# JS Basics 2: Arrays and Loops

In JS Basics 1 we discussed `functions`

and `variables`

and how they relate to each other. In this post, we will focus on arrays and how we can iterate over them with `for`

and `while`

loops.

## The problem

We have a series of numbers.

` ````
// our numbers
var num_1 = 10, num_2 = 20, num_3 = 30, num_4 = 40, num_5 = 50;
```

We need to get the sum of these numbers. To do this, we can simply add the variables.

` ````
// adding our numbers
var sum = num_1 + num_2 + num_3 + num_4 + num_5; // = 150
```

This works, but could be much more dynamic. Here we are explicitly adding up all of our numbers. What happens when we have six numbers? Four? Zero? We would need to change our code drastically because it has no flexibility.

## Arrays

Arrays are how we store collections of data in Javascript. Our series of numbers would be best described and most efficiently stored in an array:

` ````
// verbose numbers
var num_1 = 10, num_2 = 20, num_3 = 30, num_4 = 40, num_5 = 50;
// concise array
var nums = [10, 20, 30, 40, 50];
```

Items in an array are referred to on a zero-index. `0`

= first position, `1`

= second position, etc. So if we were to say `nums[0]`

, we would be referring to `10`

.

` ````
// adding our array’s numbers
var sum = nums[0] + nums[1] + nums[2] + nums[3] + nums[4]; // = 150
```

As you can see, we can run the same expression with our array as we did with the individual variables. This is a *slight* improvement because we are storing our data more efficiently, but there is still a hard-coded reference to each value in the array.

## “For” Loops

We want to be able to add the contents of our `nums`

array, no matter how many values are in it. To do this, we can use a `for`

loop.

` ````
var nums = [10, 20, 30, 40, 50], // our nums array
sum = 0; // put our sum variable up here and initially set it to 0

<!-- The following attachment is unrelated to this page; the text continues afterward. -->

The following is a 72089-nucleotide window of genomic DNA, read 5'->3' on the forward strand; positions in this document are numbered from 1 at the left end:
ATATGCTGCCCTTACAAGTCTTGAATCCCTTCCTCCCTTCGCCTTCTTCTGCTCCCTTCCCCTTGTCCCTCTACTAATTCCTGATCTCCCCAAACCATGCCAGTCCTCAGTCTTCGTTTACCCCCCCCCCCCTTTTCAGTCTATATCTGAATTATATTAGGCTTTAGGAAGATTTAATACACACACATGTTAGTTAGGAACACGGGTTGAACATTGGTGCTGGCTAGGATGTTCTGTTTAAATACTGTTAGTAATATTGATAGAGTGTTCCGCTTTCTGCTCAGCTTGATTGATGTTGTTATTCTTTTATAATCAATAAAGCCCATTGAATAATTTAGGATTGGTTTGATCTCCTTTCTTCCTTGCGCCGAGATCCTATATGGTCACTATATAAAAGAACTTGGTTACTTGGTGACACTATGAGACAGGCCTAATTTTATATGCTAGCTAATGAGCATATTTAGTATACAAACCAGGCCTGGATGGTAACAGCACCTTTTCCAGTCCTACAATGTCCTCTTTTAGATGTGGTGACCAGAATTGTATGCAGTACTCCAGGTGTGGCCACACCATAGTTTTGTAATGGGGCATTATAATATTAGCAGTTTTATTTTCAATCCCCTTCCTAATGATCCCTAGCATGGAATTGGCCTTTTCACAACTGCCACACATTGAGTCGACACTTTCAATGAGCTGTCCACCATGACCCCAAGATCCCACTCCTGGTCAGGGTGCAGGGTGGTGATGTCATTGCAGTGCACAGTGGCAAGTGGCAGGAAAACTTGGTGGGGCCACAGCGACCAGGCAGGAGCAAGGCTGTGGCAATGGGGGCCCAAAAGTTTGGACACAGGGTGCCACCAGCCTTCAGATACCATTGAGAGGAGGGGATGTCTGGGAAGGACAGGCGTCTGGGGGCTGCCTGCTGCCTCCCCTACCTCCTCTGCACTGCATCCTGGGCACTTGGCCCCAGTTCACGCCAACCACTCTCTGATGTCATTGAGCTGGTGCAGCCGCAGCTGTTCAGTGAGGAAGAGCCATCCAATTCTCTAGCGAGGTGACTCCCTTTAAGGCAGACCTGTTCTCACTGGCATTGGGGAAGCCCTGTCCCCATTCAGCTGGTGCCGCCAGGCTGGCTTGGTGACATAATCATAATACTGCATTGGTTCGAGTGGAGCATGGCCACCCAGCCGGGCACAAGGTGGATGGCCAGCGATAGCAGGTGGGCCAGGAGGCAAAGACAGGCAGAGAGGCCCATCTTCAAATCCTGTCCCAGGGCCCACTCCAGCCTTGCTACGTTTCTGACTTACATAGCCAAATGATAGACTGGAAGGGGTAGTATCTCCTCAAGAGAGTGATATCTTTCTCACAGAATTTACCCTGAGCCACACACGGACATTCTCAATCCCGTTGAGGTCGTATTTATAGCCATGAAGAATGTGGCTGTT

// incrementing for loop
for (var i = 0; i < nums.length; i++) {
// add the value to sum
sum += nums[i];
}
// sum now equals 150 down here
```

Our `for`

contains three statements.

The first statement `var i = 0;`

executes prior to the loop running.

The second statement `i < nums.length;`

is a condition that keeps the loop running. In this case it is saying, “while variable `i`

is less than the `length`

of (amount of items in) `nums`

”.

The third statement `i++`

executes at the end of each loop. `i++`

is a shortcut for `i = i + 1`

. This makes variable `i`

increase by `1`

each loop.

Since its initial value is `0`

, it will run `5`

times. Each time it loops, `i`

is the incremental value (`0`

, `1`

, `2`

, `3`

, `4`

). If we set our second statement to be “less than or equal to”, `i <= nums.length;`

, it will run `6`

times.

If we accidentally set our second statement to be “greater than”, `i > nums.length;`

, our loop would not run since the first time around it would already have not met the condition.

There is another way we could do this `for`

loop:

` ````
// decrementing for loop
for (var i = (nums.length - 1); i >= 0; i--) {
// add the value to sum
sum += nums[i];
}
// sum still equals 150 down here
```